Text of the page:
Friday, April 13, 2012

Mobile Health News Weekly – Week of April 8, 2012

The Mobile Health News Weekly is an online newsletter made up of the most interesting news and articles related to mobile health that I run across each week.  I am specifically targeting information that reflects market data and trends.

Also read Enterprise Mobility Asia News Weekly
Also read Field Mobility and M2M News Weekly
Also read Mobile Commerce News Weekly
Also read Mobile Marketing News Weekly
Also read Mobility News Weekly

A recent study by Philips showed compelling and tangible benefits gained from telehealth solutions: 89 percent of health agencies reported an increase in quality outcomes, and 76 percent cited reduction in unplanned hospitalizations. Read Original Content

GreatCall has launched a subscription-based LiveNurse iPhone app, designed to connect patients with care providers in real-time. LiveNurse offers unlimited access to a registered nurse 24 hours a day and seven days a week along with a medical library and symptom navigator tool. Read Original Content

In the developing world, there are only about 11 million hospital beds but 300 million computers and 2.2 billion mobiles. The telecommunications company Etisalat is pushing new mHealth technology, such as its Mobile Baby app, which combats maternal deaths linked to childbirth in developing countries. Read Original Content

Webalo technology eliminates the need for traditional mobile application development tools and custom programming to provide in hours, instead of weeks or months, mobile access to the specific enterprise data and functions that smartphone and tablet users rely on to do their jobs.  This newsletter is sponsored in part by Webalo, www.webalo.com.

As detailed in a recent IT Business Edge article – “Health Care Providers’ Interest in Business Intelligence Growing” – many organizations and institutions in the healthcare industry, specifically in the U.S., are beginning to realize the benefits of Business Intelligence solutions. Read Original Content


Two years after passage of the American Recovery and Reinvestment Act, mobility is helping guide healthcare IT. For example, mobile devices allow a doctor to immediately record a patient’s vitals, medications and diagnosis, which can then be stored securely on virtual servers and shared through a national network for other providers to gain access. Read Original Content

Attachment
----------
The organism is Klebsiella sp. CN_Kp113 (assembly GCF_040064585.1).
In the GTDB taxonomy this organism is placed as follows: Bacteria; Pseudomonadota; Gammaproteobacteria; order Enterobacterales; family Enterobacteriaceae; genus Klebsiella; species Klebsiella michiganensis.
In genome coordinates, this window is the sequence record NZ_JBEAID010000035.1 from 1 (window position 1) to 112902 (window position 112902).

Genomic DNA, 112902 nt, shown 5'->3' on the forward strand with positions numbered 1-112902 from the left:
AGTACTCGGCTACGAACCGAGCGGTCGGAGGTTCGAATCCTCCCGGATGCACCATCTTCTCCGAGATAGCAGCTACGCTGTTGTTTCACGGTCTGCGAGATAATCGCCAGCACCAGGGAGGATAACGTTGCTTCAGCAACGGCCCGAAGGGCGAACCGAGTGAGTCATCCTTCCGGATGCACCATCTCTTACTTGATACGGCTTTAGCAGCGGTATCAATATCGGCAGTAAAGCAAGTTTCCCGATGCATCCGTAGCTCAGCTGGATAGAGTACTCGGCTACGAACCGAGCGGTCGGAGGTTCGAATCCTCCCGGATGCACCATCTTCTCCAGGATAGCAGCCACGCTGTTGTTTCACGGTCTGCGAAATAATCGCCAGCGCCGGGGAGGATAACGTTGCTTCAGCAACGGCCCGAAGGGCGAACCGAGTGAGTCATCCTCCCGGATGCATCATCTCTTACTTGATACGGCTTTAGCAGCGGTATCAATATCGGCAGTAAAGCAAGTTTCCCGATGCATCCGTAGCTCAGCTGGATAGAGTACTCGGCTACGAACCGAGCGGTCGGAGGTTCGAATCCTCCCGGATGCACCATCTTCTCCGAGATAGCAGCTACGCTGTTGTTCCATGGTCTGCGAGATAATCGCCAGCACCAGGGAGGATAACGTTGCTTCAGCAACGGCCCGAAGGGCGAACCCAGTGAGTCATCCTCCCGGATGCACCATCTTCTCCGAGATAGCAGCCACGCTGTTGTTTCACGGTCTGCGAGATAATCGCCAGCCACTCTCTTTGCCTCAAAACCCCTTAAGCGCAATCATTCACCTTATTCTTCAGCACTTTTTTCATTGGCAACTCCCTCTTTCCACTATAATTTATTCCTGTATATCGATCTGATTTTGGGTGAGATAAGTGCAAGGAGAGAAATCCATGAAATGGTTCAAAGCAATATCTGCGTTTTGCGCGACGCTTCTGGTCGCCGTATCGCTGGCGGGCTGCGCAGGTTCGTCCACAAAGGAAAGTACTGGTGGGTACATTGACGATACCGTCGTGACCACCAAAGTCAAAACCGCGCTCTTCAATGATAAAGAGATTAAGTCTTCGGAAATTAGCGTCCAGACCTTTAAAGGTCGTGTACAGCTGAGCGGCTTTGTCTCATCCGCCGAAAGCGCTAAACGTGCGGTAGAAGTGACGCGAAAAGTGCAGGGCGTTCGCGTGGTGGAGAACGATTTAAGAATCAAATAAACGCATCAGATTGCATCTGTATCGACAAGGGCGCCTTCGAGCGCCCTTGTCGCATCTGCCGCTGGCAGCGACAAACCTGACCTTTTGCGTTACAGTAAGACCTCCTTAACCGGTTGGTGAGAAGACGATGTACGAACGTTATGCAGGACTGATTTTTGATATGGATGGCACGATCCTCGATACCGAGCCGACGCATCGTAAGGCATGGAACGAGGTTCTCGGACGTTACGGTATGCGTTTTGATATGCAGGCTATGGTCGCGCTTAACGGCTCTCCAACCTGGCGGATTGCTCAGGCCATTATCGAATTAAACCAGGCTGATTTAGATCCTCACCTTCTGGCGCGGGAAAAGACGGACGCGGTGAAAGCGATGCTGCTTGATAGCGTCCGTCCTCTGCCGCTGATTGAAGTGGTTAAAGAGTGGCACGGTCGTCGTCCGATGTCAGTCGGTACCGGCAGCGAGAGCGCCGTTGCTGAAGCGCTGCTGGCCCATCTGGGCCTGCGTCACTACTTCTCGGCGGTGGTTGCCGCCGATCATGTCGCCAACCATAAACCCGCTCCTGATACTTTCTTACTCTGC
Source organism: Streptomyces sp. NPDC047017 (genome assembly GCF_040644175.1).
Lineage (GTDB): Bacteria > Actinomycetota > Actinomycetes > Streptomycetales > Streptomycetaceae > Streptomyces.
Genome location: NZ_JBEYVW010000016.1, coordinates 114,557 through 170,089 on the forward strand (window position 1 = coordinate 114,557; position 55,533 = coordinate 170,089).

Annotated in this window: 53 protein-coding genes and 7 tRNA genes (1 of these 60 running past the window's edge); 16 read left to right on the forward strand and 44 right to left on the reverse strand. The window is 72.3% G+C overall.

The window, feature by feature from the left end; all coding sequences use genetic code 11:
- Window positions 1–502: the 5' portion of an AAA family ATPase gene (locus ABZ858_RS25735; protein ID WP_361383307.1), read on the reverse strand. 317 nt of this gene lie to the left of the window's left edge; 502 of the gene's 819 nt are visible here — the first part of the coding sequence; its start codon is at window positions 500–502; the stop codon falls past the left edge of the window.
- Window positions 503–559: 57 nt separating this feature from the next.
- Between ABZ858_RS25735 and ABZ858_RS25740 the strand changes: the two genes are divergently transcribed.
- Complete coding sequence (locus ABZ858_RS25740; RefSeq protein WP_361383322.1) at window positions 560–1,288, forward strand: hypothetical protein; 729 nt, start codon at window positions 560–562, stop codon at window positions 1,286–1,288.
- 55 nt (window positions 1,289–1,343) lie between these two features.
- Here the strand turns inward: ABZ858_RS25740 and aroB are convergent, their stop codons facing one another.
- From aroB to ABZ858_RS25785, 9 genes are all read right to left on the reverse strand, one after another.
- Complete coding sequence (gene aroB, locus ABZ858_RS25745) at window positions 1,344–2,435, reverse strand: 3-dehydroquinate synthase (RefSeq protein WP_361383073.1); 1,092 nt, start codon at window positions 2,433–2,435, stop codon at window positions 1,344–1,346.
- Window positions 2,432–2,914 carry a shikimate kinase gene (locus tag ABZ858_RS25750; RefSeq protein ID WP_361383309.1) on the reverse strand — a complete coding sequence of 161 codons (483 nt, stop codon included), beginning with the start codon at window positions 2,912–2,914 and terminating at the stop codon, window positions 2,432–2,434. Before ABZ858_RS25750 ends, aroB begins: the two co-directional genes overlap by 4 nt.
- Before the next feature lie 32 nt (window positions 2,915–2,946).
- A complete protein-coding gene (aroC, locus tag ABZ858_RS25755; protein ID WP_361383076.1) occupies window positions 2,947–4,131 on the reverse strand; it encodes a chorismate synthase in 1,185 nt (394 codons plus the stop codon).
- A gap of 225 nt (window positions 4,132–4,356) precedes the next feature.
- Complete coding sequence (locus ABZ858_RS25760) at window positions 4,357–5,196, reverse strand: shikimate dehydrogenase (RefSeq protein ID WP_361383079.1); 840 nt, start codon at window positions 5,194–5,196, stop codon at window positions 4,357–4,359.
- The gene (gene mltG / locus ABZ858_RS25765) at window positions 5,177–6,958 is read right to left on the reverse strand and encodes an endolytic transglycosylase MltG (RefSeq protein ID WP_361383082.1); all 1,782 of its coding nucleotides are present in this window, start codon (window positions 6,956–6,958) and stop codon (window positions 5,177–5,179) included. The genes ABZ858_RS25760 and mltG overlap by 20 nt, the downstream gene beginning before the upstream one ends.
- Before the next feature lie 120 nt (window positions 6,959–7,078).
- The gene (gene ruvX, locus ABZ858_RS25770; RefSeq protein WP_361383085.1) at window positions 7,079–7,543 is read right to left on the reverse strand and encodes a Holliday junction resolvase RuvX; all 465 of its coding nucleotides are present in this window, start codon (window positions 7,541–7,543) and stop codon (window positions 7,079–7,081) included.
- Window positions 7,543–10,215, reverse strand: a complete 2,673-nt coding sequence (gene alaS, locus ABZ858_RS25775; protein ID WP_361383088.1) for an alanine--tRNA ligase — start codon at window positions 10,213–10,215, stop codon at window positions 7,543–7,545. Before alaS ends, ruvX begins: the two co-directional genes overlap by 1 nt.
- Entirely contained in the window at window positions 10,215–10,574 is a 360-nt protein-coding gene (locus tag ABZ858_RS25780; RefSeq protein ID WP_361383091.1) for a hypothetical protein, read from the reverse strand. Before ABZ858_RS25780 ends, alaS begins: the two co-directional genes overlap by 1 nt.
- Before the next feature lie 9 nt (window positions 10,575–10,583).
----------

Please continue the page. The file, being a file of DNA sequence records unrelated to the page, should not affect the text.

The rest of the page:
UnitedHealthcare has donated $700,000 to the Sacramento-based California Telehealth Network to expand telemedicine training and provide technical support for rural and underserved hospitals and clinics in California. Read Original Content

Mytrus, an innovative clinical technology and services company for medical and pharmaceutical research, has released the clinical research industry’s first patient-friendly system for informed consent via iPad. Read Original Content

The UN wants developing countries to reduce child mortality by two-thirds and deaths of new mothers by three-quarters between 1990 and 2015. Greater availability of community-based health services are key to achieving these goals, and mobile technologies can make community health workers more efficient and effective, suggests a detailed report from Vital Wave Consulting. Read Original Content

WebFirst has recently launched a user-friendly, open source mHealth data collection system called PhiCollect. PhiCollect is based on the Drupal Data Management platform, making mobile data collection easy to use and affordable. Read Original Content

The U.S. market for mobile health applications is expected to grow to $392-million by 2015. This is a 70 percent increase on today’s volume, as indicated by Frost & Sullivan in a recent study. Read Original Content

Young adults are much more likely than older people to have a smartphone and to use it to look for health information, according to the Pew Internet and American Life Project, which surveys technology trends. Read Original Content

Researchers at Wake Forest University have created a new “fabric” that could change the way mobile medical devices from smartphones to wearable sensors are powered. Called Power Felt, this new fiber is able to use temperature differences to create a large enough charge to power up a smartphone. Read Original Content

The health care IT industry will grow 24 percent from 2012 to 2014 and increase its spending by $40 billion through the end of 2011, according to the report U.S. Healthcare IT Market Analysis by RNCOS, a global research firm based in India. Read Original Content

Researchers at Penn State and the University of Pittsburgh are leveraging smartphones to help them figure out why some people are able to quit smoking on their first try while others try to quit again and again. Read Original Content

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You can follow me on Twitter @krbenedict and read my blog, Enterprise Mobility Strategies.

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Kevin Benedict, Independent Mobile Industry Analyst, Consultant and SAP Mentor Alumnus
Follow me on Twitter @krbenedict

Full Disclosure: I am an independent mobility analyst, consultant and blogger. I work with and have worked with many of the companies mentioned in my articles.